If you want to be really, really, really clever you've prepared your biochar reactor in advance. Once you've finished the hamburgers for dinner you can carefully remove the food grill, push the hot coals around with a spatula and place the biochar reactor into the coal bed.

Place the can on its side in the center of the circle. Push the coals as close to the edge of the can as you can.

Place additional coals so you've got two levels. If your using the leftover coals make sure you've got a solid coal bed against the sides and ends of the cans.

If you're charcoal lighter spray it liberally on the charcoal and light.

Once the coals have begun to show some gray ash position the fan so that it blows air onto the coals.

Once the coals are firmly established place the lid partially over the grill to bank the heat. Leave a gap turned towards the fan and place the hood vent holes opposite for smooth air flow.

NOTE: You have now turned your BBQ into a mini-blast furnace for making biochar. It will get hotter than you think. Use a pair of heavy garden gloves once things heat up.

Step 4: Cooking - the Final Frontier

Once you've got things underway there's not much too it. Periodically it needs to be checked the coals pressed close into the can. Don't be an idiot use a firestick.

I stirred the coals twice pushing increasingly smaller chunks of coal against the sides and ends of the can.

I also added briquets at key point to create hot spots that looked weak. They burn nicely if well placed and will ignite from a small contact with a burning (gray area) coal.

Due to the forced air feed the fire burns much hotter and faster than normal. Experimentation will determine the correct placement and number of coals.

My fire has burned for just over two hours and seems about burned out. Remember that the contents of the can are also combusting (in the abscence of oxygen).

TO AVOID RISK OF SPONTANEOUS COMBUSTION INTO FLAME ALLOW THE CAN TO COOL COMPLETELY BEFORE OPENING.

Step 5: Disposal and Sequestration

Obviously some of the biochar you've created can be preserved and used in the next round.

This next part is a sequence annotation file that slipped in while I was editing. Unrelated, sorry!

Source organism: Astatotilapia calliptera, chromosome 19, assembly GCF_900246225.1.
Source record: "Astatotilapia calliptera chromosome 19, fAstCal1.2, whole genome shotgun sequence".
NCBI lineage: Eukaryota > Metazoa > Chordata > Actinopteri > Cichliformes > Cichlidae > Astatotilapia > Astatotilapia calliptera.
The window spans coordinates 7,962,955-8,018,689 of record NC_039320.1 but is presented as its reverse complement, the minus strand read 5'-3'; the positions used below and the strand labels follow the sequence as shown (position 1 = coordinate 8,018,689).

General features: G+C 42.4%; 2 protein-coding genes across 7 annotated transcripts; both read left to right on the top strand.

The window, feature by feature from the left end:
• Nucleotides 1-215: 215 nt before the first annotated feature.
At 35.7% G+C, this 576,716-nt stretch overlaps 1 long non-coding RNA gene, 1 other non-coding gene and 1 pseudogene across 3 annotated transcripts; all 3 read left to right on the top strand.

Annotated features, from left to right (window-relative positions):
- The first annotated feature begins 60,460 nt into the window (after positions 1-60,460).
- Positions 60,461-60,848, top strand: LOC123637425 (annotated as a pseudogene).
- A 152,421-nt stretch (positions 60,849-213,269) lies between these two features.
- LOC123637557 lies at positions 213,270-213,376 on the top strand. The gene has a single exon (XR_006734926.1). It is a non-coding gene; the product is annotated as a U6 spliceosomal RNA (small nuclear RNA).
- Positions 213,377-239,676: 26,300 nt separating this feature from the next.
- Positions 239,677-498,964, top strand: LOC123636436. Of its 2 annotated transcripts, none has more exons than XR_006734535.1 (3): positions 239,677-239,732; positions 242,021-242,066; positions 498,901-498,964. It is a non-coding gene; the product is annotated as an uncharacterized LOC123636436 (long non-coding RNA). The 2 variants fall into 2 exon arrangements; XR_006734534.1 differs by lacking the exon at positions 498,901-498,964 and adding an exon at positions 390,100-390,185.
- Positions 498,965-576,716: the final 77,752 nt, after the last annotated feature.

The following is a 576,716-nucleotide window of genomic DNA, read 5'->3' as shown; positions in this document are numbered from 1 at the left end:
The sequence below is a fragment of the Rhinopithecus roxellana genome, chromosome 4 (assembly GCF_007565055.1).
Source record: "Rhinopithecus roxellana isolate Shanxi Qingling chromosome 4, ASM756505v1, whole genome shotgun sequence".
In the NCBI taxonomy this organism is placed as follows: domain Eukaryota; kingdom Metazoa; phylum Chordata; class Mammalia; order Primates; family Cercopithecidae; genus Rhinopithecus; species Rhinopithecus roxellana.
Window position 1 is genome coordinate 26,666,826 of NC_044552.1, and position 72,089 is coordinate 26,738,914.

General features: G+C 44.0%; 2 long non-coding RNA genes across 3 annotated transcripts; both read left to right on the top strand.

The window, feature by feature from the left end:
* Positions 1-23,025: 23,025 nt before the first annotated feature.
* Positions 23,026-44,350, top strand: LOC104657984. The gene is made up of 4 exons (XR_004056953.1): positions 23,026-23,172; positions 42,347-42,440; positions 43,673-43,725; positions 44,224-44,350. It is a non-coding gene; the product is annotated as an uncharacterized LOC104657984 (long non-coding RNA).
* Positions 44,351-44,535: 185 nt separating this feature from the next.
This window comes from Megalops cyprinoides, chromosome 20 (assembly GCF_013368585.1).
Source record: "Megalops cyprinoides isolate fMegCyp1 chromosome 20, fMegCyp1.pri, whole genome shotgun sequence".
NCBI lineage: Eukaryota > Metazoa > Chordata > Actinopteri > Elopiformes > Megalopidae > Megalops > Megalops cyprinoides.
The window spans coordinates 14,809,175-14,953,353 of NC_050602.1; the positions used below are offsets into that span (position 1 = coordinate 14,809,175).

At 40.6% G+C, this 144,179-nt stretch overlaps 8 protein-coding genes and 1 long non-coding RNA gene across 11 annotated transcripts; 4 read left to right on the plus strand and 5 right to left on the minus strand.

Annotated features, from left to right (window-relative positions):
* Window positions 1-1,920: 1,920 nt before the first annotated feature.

Otherwise, if you've done it right, you've created an extremely high quality carbon suitable for long term sequestration. Pour it into a plastic bottle and throw it into the regular trash where it will be buried in a landfill for thousands of years. If you put it in the recycle bin the carbon will get recycled into mulch and re-released.

Now you've got something to talk about over the water cooler on Monday morning. "What did you do this weekend" "Oh, I sequestered 10 lbs of CO2 from my lawn...and you?"

To increase the carbon recovery from this process there are two very simple steps you can.

Dump your power mower and get a reel mower. Yes, they still make them. They're quiet, clean and you get exercise while you use them. Simply by switching from fuel powered to human power maintenance you have substantially increased your carbon recovery and improved your health.

Instead of the electric fan pictured use a battery powered fan with solar recharged batteries.

That's it. I hope you find this useful. I am starting work on a follow up instructable for a biochar burner.
According to what I've read about biochar tossed in the garden, the carbon in the soil won't get released for hundreds or thousands of years. Meanwhile, it loosens soil, and soaks up water and nutrients. So it's better than throwing it in a landfill, and more lasting than composting it where it creates methane and complex carbohydrates which will turn into CO2 in a few years.
I agree its useful in a ground but buried is buried...
Your use of a paint can was very instructive.<br>Thank you for your Instructible.
<br /> Thanks for making this Instructable.&nbsp; And good for you, for emphasizing the importance of the &quot;energy input vs output&quot; question.<br /> <br /> However, please note that there is an additional problem here and that is production of VOCs. This method of charcoal production might NOT be climate-friendly.&nbsp; Any combustion process that releases un-burned gases will actually exacerbate the greenhouse-effect.&nbsp; The simple pyrolysis/gasification effect created in this paint-can-on-the-BBQ will release gases called &quot;volatile organic compounds&quot; or VOCs, including methane.&nbsp; This looks like smoke or fumes, and may be gray or yellowish in color.&nbsp; <br /> <br /> Methane is a gas that is 20 to 25 times more potent than CO2 in trapping heat in the atmosphere.&nbsp; In other words, the effect of the gases you create while making biochar could exceed the carbon-capture benefit of biochar in soils. <br /> <br /> To fix this, you have two options: <br /> 1) make certain that any gases you create (i.e., &quot;smoke&quot; or &quot;fumes&quot;) are burned or flared, thus reducing the VOCs to CO and CO2 (less potent GHGs than methane).<br /> 2) even better, engineer a system to make use of these gases for thermal energy.&nbsp; Waste-not-want-not!<br /> <br /> Cheers!<br />